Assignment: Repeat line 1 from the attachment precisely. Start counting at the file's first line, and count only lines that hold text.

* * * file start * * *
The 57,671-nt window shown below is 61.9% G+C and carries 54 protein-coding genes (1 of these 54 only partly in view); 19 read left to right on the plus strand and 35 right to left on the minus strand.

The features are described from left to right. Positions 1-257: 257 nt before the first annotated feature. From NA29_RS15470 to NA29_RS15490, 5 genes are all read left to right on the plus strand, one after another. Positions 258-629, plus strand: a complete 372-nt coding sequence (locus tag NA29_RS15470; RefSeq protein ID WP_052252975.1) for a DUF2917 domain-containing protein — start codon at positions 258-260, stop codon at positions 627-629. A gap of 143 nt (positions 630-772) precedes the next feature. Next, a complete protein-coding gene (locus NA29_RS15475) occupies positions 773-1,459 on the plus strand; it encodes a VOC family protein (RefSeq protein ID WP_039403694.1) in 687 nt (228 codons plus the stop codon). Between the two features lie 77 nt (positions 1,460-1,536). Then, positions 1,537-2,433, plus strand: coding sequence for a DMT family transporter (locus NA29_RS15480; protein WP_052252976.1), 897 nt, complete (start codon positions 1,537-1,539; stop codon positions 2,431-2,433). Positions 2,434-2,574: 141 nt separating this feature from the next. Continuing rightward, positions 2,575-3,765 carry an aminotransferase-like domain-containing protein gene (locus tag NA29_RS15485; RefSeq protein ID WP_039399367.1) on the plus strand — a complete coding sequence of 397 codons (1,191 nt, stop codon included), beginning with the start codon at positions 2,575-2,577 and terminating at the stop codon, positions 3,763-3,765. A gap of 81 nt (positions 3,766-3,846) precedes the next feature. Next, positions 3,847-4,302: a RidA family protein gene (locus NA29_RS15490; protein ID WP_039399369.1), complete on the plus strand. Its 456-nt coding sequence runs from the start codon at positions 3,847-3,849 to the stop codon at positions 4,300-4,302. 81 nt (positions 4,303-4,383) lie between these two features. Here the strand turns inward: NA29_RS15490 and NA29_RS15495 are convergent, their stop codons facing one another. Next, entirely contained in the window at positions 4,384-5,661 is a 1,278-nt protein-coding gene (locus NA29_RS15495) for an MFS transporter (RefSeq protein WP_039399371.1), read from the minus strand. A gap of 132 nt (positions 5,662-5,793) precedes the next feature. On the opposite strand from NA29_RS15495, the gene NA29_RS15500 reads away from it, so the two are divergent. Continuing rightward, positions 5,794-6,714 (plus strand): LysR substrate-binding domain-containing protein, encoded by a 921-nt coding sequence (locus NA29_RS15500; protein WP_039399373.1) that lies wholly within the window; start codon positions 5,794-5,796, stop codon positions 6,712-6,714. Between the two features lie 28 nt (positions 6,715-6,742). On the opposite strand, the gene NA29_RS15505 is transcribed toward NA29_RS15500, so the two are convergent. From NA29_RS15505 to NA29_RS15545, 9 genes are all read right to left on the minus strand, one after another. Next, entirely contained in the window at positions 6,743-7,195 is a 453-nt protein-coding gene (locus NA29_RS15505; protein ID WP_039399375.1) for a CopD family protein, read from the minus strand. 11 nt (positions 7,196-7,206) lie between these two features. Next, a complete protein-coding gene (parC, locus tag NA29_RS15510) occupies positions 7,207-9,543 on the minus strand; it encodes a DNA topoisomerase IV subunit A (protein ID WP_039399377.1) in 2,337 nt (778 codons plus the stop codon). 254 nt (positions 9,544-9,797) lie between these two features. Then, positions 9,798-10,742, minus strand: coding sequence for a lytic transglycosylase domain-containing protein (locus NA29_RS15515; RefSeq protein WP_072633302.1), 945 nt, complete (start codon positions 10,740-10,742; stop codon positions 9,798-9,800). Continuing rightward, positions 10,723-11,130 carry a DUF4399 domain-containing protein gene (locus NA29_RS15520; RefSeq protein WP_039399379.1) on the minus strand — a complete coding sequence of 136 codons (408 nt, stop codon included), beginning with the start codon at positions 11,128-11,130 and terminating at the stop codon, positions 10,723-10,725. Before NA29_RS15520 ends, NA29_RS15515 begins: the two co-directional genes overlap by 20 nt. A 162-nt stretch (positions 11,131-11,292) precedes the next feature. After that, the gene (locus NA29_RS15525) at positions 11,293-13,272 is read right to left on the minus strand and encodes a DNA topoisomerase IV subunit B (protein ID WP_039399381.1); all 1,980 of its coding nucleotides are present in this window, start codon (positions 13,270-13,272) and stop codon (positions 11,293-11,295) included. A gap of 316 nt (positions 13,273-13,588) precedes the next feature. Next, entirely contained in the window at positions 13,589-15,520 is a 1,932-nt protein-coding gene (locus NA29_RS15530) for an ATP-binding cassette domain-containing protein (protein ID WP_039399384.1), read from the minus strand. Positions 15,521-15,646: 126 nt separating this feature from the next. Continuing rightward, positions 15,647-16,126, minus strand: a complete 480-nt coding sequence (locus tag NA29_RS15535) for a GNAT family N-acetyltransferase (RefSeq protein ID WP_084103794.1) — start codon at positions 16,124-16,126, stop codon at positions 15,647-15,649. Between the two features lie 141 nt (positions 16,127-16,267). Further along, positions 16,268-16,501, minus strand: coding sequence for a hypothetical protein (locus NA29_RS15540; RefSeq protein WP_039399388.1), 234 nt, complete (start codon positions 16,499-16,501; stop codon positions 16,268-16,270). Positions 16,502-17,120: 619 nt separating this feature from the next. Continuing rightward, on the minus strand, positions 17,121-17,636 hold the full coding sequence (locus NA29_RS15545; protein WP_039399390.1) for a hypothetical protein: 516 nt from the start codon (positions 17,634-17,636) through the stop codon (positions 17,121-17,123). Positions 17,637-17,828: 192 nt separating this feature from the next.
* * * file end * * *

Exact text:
The 57,671-nt window shown below is 61.9% G+C and carries 54 protein-coding genes (1 of these 54 only partly in view); 19 read left to right on the plus strand and 35 right to left on the minus strand.